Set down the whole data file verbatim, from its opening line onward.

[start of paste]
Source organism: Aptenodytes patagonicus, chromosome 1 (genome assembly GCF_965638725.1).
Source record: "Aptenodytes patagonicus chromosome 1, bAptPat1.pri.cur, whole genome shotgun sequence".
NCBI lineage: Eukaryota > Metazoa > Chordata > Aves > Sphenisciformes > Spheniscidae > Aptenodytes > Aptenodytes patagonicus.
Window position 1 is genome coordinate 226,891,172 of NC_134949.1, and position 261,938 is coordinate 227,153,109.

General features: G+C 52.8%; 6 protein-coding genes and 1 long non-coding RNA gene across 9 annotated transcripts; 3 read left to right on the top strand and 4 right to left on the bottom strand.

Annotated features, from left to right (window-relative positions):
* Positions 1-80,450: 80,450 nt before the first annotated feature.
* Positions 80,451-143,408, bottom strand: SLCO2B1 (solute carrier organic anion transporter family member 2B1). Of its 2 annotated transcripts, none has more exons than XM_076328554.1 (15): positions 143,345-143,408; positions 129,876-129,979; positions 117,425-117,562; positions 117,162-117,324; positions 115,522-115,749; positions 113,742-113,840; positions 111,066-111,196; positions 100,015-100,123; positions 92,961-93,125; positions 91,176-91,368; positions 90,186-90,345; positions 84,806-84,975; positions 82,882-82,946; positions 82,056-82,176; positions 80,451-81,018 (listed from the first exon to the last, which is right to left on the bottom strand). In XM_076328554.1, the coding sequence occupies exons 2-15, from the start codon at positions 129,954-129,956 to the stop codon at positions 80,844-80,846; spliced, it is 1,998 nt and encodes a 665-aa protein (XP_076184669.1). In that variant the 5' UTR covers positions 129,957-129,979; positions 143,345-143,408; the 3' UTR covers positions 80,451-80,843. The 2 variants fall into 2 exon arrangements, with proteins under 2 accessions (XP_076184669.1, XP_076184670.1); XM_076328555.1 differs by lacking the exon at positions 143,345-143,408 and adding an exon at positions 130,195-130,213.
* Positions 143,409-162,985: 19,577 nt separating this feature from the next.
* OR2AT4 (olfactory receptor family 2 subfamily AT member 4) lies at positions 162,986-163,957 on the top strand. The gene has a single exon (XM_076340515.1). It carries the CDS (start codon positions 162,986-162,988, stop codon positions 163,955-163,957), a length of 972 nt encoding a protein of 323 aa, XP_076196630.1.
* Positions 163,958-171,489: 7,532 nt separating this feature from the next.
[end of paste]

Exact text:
Source organism: Aptenodytes patagonicus, chromosome 1 (genome assembly GCF_965638725.1).
Source record: "Aptenodytes patagonicus chromosome 1, bAptPat1.pri.cur, whole genome shotgun sequence".
NCBI lineage: Eukaryota > Metazoa > Chordata > Aves > Sphenisciformes > Spheniscidae > Aptenodytes > Aptenodytes patagonicus.
Window position 1 is genome coordinate 226,891,172 of NC_134949.1, and position 261,938 is coordinate 227,153,109.

General features: G+C 52.8%; 6 protein-coding genes and 1 long non-coding RNA gene across 9 annotated transcripts; 3 read left to right on the top strand and 4 right to left on the bottom strand.

Annotated features, from left to right (window-relative positions):
* Positions 1-80,450: 80,450 nt before the first annotated feature.
* Positions 80,451-143,408, bottom strand: SLCO2B1 (solute carrier organic anion transporter family member 2B1). Of its 2 annotated transcripts, none has more exons than XM_076328554.1 (15): positions 143,345-143,408; positions 129,876-129,979; positions 117,425-117,562; positions 117,162-117,324; positions 115,522-115,749; positions 113,742-113,840; positions 111,066-111,196; positions 100,015-100,123; positions 92,961-93,125; positions 91,176-91,368; positions 90,186-90,345; positions 84,806-84,975; positions 82,882-82,946; positions 82,056-82,176; positions 80,451-81,018 (listed from the first exon to the last, which is right to left on the bottom strand). In XM_076328554.1, the coding sequence occupies exons 2-15, from the start codon at positions 129,954-129,956 to the stop codon at positions 80,844-80,846; spliced, it is 1,998 nt and encodes a 665-aa protein (XP_076184669.1). In that variant the 5' UTR covers positions 129,957-129,979; positions 143,345-143,408; the 3' UTR covers positions 80,451-80,843. The 2 variants fall into 2 exon arrangements, with proteins under 2 accessions (XP_076184669.1, XP_076184670.1); XM_076328555.1 differs by lacking the exon at positions 143,345-143,408 and adding an exon at positions 130,195-130,213.
* Positions 143,409-162,985: 19,577 nt separating this feature from the next.
* OR2AT4 (olfactory receptor family 2 subfamily AT member 4) lies at positions 162,986-163,957 on the top strand. The gene has a single exon (XM_076340515.1). It carries the CDS (start codon positions 162,986-162,988, stop codon positions 163,955-163,957), a length of 972 nt encoding a protein of 323 aa, XP_076196630.1.
* Positions 163,958-171,489: 7,532 nt separating this feature from the next.